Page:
Once upon a time, Hong Kong’s music lovers would await with bated breath for a certain local magazine to hit the stands. Every two weeks, for $12, they would be treated to 20-or-so pages of reviews and in-depth features on bands and movements—local and overseas, obscure and mainstream.
There would be, say, album reviews of the latest by Edith Frost and Portishead; a special feature on the legacy left behind by UK’s post-punk bands; an ad for a show featuring a band called “Midnight Flight”—“consisting of three Hong Kong permanent residents who hold British National Overseas passports”.
This is Music Colony Bi-weekly MCB, a local publication that ran from 1994-2004, founded by music veteran Yuen Chi-chung when he was only in his early twenties.
Sold in newspaper stands all over Hong Kong — not just record stores or bookshops, as is the case with such publications today — it was possible for one to walk by a stand in Mong Kok and see Garbage on the cover page of the magazine next to, say, a newspaper bearing the face of then-chief executive Tung Chee-hwa.
Now, like Tung — MCB’s time has expired. But Yuen’s influence has outlived the publication he created, as he adapts to a music culture vastly different from the one permeating Hong Kong during his times.
Yuen, now in his forties, is still a ubiquitous presence at local shows—be it young, hip gigs at Hidden Agenda, or those attended by mostly older music fans, like the recent Tangerine Dream concert at Baptist University’s AC Hall. You won’t miss him: he’s the guy decked in his trademark top hat and sleeveless tank, often snapping away near the stage.
When Yuen speaks of enthusiastic Depeche Mode fans breaking the chairs at AC Hall — once a mecca of rock n’ roll, hosting mid-sized performances before they banned such shows in the late 1980s in response to the rowdiness — there is a slight spark of playfulness and nostalgia in his eyes. Concerts were different then — and so was the approach to music purchase.
“When we bought records back in the day, all you have in mind about the record depends on your own imagination,” Yuen said. “You then spend a hundred dollars to buy it, and it will be your first time hearing the tracks. This whole process is really an adventure.”
This daring spirit — both in music and in writing — was perhaps what cemented MCB’s defining role in shaping local youngster’s music tastes. My Little Airport’s Ah P has professed to reading MCB whilst growing up, crediting the magazine with introducing him to krautrock, shoegaze and dark wave. And so has LMF/Hardpack’s drummer Kevin 仔 Kevinboy, who used to study in Australia and would get his family to mail him copies of MCB from Hong Kong.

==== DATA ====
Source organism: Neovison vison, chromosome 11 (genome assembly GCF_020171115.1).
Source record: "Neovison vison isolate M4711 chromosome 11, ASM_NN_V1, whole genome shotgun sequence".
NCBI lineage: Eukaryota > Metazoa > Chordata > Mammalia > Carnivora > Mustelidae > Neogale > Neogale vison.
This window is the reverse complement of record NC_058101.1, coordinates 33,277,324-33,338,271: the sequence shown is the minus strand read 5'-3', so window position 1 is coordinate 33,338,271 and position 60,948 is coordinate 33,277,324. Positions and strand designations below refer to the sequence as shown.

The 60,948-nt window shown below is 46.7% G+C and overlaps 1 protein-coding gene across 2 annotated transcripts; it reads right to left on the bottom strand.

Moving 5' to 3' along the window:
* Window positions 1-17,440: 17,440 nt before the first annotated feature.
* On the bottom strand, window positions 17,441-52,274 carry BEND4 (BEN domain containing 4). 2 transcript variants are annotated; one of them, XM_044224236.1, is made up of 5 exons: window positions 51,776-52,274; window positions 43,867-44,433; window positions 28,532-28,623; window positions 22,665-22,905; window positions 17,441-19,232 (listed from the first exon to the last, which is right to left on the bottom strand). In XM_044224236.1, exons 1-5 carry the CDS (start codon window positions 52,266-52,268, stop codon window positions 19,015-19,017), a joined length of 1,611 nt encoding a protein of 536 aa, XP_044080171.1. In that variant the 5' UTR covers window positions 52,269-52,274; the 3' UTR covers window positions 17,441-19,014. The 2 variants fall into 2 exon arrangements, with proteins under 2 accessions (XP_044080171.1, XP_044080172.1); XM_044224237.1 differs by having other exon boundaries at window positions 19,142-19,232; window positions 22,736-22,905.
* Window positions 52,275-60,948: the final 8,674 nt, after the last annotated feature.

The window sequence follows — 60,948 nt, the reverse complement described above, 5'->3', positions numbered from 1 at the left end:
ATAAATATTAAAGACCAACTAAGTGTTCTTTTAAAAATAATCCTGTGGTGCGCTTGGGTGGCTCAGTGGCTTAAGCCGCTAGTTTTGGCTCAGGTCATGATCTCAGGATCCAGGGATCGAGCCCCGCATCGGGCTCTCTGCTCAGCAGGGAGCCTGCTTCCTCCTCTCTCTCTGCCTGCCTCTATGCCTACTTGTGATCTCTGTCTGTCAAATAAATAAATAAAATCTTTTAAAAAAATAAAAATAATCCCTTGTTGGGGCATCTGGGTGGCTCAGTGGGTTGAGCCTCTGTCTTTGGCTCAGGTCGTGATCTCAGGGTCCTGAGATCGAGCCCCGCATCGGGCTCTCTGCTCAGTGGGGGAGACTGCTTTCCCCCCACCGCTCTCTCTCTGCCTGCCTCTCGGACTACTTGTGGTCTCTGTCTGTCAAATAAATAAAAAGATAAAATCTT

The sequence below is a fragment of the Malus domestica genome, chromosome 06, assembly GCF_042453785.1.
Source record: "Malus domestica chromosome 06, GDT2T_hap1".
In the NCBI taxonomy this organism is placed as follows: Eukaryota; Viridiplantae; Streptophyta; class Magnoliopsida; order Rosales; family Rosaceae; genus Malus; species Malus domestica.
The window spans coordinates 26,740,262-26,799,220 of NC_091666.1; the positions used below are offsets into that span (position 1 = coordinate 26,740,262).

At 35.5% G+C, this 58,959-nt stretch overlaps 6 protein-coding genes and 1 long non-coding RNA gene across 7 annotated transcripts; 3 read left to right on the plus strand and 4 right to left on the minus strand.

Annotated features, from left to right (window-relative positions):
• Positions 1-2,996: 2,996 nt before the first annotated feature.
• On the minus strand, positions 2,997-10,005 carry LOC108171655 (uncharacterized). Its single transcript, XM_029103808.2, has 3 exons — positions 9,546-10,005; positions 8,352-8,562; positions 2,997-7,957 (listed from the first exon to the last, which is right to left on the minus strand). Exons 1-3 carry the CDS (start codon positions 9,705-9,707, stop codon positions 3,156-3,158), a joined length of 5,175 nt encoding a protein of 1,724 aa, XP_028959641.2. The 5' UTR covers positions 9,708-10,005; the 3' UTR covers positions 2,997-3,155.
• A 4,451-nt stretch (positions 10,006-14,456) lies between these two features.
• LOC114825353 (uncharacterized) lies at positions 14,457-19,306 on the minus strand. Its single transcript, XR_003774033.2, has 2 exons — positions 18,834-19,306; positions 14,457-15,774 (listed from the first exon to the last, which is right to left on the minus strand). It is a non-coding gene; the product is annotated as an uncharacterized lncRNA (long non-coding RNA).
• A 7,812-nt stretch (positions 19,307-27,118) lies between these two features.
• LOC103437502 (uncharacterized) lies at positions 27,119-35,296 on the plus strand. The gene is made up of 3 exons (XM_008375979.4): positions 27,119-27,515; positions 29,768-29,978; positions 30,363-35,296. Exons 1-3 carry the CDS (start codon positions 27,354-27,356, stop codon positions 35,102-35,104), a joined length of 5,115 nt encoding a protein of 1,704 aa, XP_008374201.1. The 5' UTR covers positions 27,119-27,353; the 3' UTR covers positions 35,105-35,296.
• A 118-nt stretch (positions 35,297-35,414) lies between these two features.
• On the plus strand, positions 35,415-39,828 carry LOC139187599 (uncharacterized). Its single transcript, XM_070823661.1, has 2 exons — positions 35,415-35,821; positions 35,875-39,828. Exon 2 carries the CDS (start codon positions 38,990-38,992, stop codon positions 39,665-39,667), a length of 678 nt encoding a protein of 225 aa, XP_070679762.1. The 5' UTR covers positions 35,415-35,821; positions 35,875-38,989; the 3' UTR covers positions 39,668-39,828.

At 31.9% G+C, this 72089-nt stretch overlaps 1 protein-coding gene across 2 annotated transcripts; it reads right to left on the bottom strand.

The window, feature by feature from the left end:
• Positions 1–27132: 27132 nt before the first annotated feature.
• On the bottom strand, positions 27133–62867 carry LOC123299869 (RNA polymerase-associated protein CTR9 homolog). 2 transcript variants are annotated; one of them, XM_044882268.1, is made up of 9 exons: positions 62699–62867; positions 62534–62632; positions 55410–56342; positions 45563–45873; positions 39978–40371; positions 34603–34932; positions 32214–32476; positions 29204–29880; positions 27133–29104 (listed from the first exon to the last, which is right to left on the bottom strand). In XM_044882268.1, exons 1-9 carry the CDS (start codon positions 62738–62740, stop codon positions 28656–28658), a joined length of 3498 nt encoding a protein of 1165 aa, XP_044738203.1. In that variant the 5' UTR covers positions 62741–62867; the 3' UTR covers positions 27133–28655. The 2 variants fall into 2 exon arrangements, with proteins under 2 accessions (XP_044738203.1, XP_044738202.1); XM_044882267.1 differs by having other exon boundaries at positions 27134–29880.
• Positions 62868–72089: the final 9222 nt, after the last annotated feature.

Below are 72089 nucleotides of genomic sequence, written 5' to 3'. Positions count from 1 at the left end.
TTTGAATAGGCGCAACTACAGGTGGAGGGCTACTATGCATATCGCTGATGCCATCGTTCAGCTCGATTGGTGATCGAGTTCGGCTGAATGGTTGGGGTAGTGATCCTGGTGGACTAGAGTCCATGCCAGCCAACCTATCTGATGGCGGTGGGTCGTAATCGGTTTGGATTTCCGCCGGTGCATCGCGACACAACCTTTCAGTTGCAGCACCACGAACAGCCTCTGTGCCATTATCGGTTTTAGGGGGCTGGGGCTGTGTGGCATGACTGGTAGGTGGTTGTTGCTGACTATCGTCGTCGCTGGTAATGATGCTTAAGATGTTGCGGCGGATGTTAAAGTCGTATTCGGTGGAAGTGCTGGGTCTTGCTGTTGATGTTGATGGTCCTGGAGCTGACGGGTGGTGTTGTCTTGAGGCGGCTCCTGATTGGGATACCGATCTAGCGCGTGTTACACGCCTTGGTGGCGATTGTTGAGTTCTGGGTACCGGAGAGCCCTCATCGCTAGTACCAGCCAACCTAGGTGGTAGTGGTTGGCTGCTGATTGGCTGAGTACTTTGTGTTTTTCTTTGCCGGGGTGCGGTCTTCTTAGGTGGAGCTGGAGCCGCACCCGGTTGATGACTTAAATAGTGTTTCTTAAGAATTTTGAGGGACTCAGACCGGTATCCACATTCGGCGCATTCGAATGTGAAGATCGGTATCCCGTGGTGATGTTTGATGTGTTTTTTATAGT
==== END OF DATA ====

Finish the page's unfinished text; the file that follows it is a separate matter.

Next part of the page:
The benefit of being able to sell record companies a “cover story” was what scored Yuen interviews and meetings with alternative stars including David Bowie, Foo Fighters, and almost Radiohead: Yuen had to stay to work on the magazine, and asked radio DJ Wong Chi-chung to fly over to attend the concert in his place.
But online media today, without this cover story allure, and facing the increasing lack of resources for non-mainstream music, would be at best invited overseas to see perhaps Taylor Swift, rather than Radiohead. “Or it’d be a flight to Korea for a K-pop concert, or an invitation to watch Justin Bieber,” Yuen laments.
Hong Kong’s mainstream media was also a lot open-minded towards sub-cultures, Yuen remembers. “When Depeche Mode came, they went on [TVB music programme] 勁歌金曲 Jade Solid Gold, and were interviewed by Ken Choi Fung-wah. Siouxsie and the Banshees also went on [variety show] 歡樂今宵 Enjoy Yourself Tonight, interviewed by Lydia Shum Din-ha 肥姐.”
It has been a busy month for Hong Kong, with fireworks and protests marking the 20th anniversary of the handover. As for Yuen, he had intended to write about a throwback to the city’s indie scene in 1997, but realised there was a lack of material for such a cause.